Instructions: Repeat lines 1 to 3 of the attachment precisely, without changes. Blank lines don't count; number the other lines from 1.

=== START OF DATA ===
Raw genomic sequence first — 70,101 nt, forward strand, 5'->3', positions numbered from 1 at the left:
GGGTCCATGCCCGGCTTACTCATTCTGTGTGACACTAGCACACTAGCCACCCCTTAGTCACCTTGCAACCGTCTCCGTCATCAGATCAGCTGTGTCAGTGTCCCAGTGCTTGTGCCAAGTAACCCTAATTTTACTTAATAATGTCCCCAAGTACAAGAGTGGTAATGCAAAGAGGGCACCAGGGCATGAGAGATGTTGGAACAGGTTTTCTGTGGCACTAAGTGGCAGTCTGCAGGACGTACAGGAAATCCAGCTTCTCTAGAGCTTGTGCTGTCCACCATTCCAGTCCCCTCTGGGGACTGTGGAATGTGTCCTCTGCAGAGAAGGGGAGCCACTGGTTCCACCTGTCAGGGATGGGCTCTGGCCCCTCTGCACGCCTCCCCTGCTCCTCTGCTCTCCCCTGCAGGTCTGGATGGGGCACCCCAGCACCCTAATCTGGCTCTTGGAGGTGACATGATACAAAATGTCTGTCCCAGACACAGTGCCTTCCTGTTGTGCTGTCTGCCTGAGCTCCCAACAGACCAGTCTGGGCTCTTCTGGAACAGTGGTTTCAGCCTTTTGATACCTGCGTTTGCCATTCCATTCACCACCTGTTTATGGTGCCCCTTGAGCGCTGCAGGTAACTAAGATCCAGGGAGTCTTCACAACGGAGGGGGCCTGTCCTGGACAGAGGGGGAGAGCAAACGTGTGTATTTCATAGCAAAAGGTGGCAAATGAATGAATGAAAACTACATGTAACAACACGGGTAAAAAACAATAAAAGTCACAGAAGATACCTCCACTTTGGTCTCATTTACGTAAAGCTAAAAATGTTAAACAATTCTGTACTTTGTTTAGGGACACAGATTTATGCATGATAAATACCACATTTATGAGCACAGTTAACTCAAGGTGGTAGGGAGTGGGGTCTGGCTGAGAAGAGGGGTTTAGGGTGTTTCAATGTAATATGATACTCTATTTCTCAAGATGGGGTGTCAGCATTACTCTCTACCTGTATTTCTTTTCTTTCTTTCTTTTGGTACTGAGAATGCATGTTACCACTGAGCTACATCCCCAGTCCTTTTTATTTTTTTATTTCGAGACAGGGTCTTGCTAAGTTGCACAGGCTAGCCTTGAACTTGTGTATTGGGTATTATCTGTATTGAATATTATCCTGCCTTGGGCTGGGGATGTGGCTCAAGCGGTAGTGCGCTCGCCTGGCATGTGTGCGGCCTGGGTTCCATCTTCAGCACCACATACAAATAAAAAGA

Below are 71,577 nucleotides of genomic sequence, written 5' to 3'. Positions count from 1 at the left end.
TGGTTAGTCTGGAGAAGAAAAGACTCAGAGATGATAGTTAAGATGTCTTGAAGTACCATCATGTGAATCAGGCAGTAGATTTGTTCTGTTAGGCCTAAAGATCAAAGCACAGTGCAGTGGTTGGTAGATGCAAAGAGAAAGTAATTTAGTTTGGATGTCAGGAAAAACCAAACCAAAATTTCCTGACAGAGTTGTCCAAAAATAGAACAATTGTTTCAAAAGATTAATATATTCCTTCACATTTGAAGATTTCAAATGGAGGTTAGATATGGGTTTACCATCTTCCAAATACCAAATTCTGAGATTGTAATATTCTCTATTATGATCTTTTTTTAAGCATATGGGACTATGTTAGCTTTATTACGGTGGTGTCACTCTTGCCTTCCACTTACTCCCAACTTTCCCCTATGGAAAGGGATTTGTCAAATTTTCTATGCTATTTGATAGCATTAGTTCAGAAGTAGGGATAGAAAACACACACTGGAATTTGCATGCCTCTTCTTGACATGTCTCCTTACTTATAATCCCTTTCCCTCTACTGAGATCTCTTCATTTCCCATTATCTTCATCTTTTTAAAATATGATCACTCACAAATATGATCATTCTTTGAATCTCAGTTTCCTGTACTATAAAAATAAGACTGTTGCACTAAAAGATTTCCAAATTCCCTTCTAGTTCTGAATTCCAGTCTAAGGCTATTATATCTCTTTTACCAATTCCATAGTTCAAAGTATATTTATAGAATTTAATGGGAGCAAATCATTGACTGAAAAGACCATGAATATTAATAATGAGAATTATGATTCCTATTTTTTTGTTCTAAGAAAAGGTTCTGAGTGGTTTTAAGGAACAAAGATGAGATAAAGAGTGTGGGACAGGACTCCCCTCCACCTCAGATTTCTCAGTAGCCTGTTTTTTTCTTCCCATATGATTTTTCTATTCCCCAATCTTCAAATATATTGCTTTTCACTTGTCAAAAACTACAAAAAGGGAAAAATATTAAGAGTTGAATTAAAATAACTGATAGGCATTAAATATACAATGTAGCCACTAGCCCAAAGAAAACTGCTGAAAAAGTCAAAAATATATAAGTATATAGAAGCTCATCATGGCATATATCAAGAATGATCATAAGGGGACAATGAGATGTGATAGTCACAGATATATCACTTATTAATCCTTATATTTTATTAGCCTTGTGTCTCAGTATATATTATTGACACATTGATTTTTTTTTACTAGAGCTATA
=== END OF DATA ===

Raw genomic sequence first — 70,101 nt, forward strand, 5'->3', positions numbered from 1 at the left:
GGGTCCATGCCCGGCTTACTCATTCTGTGTGACACTAGCACACTAGCCACCCCTTAGTCACCTTGCAACCGTCTCCGTCATCAGATCAGCTGTGTCAGTGTCCCAGTGCTTGTGCCAAGTAACCCTAATTTTACTTAATAATGTCCCCAAGTACAAGAGTGGTAATGCAAAGAGGGCACCAGGGCATGAGAGATGTTGGAACAGGTTTTCTGTGGCACTAAGTGGCAGTCTGCAGGACGTACAGGAAATCCAGCTTCTCTAGAGCTTGTGCTGTCCACCATTCCAGTCCCCTCTGGGGACTGTGGAATGTGTCCTCTGCAGAGAAGGGGAGCCACTGGTTCCACCTGTCAGGGATGGGCTCTGGCCCCTCTGCACGCCTCCCCTGCTCCTCTGCTCTCCCCTGCAGGTCTGGATGGGGCACCCCAGCACCCTAATCTGGCTCTTGGAGGTGACATGATACAAAATGTCTGTCCCAGACACAGTGCCTTCCTGTTGTGCTGTCTGCCTGAGCTCCCAACAGACCAGTCTGGGCTCTTCTGGAACAGTGGTTTCAGCCTTTTGATACCTGCGTTTGCCATTCCATTCACCACCTGTTTATGGTGCCCCTTGAGCGCTGCAGGTAACTAAGATCCAGGGAGTCTTCACAACGGAGGGGGCCTGTCCTGGACAGAGGGGGAGAGCAAACGTGTGTATTTCATAGCAAAAGGTGGCAAATGAATGAATGAAAACTACATGTAACAACACGGGTAAAAAACAATAAAAGTCACAGAAGATACCTCCACTTTGGTCTCATTTACGTAAAGCTAAAAATGTTAAACAATTCTGTACTTTGTTTAGGGACACAGATTTATGCATGATAAATACCACATTTATGAGCACAGTTAACTCAAGGTGGTAGGGAGTGGGGTCTGGCTGAGAAGAGGGGTTTAGGGTGTTTCAATGTAATATGATACTCTATTTCTCAAGATGGGGTGTCAGCATTACTCTCTACCTGTATTTCTTTTCTTTCTTTCTTTTGGTACTGAGAATGCATGTTACCACTGAGCTACATCCCCAGTCCTTTTTATTTTTTTATTTCGAGACAGGGTCTTGCTAAGTTGCACAGGCTAGCCTTGAACTTGTGTATTGGGTATTATCTGTATTGAATATTATCCTGCCTTGGGCTGGGGATGTGGCTCAAGCGGTAGTGCGCTCGCCTGGCATGTGTGCGGCCTGGGTTCCATCTTCAGCACCACATACAAATAAAAAGA

Below are 71,577 nucleotides of genomic sequence, written 5' to 3'. Positions count from 1 at the left end.